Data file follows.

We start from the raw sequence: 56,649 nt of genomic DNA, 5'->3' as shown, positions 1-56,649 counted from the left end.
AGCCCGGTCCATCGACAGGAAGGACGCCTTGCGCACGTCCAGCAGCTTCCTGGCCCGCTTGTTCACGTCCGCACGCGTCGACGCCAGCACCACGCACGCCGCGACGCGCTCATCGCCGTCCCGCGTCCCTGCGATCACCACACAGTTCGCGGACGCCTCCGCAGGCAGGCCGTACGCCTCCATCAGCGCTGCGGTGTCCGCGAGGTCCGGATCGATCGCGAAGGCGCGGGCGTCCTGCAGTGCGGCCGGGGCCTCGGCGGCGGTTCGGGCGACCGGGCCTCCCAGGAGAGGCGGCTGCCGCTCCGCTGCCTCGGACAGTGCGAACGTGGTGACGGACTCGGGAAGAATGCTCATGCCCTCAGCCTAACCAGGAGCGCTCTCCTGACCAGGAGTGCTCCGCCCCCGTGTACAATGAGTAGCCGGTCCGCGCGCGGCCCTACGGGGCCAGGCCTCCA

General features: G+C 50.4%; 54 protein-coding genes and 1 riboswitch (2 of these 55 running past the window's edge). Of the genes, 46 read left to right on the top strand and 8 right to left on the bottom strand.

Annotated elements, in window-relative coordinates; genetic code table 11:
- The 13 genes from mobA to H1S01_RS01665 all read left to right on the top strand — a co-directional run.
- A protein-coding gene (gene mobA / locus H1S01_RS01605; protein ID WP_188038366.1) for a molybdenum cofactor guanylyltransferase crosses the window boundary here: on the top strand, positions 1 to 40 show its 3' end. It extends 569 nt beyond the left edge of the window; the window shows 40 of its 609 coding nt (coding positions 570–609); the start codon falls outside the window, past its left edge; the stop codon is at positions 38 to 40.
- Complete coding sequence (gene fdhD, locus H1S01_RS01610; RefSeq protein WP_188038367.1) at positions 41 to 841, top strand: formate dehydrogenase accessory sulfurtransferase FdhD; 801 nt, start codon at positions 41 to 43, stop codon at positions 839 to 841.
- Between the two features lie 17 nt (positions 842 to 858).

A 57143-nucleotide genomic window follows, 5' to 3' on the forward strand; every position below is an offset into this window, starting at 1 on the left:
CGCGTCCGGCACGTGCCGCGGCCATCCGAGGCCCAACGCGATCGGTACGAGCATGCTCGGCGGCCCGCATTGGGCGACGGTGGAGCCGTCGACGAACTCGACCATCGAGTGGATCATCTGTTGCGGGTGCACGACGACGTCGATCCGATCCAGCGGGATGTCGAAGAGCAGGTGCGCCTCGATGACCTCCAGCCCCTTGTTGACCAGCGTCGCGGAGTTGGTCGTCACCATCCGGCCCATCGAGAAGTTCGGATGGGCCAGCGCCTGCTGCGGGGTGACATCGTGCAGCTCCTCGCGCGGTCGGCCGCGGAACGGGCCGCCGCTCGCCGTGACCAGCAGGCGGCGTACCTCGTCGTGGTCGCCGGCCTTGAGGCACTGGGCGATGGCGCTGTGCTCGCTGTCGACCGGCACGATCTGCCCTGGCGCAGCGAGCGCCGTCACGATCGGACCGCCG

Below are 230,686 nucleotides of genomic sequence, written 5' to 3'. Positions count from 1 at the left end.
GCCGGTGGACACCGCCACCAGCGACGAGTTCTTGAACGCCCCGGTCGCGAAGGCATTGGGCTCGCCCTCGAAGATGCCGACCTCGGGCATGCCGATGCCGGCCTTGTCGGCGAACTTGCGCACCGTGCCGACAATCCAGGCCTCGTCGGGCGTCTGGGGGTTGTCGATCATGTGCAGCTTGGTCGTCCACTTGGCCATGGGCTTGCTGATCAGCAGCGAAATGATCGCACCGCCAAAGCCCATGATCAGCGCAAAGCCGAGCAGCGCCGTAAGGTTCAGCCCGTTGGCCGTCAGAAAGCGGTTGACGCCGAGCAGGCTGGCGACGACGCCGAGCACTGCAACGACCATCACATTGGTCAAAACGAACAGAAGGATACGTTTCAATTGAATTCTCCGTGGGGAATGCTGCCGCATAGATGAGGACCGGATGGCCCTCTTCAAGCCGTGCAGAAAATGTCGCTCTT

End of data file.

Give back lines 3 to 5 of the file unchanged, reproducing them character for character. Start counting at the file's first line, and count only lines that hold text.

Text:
General features: G+C 50.4%; 54 protein-coding genes and 1 riboswitch (2 of these 55 running past the window's edge). Of the genes, 46 read left to right on the top strand and 8 right to left on the bottom strand.

Annotated elements, in window-relative coordinates; genetic code table 11:
- The 13 genes from mobA to H1S01_RS01665 all read left to right on the top strand — a co-directional run.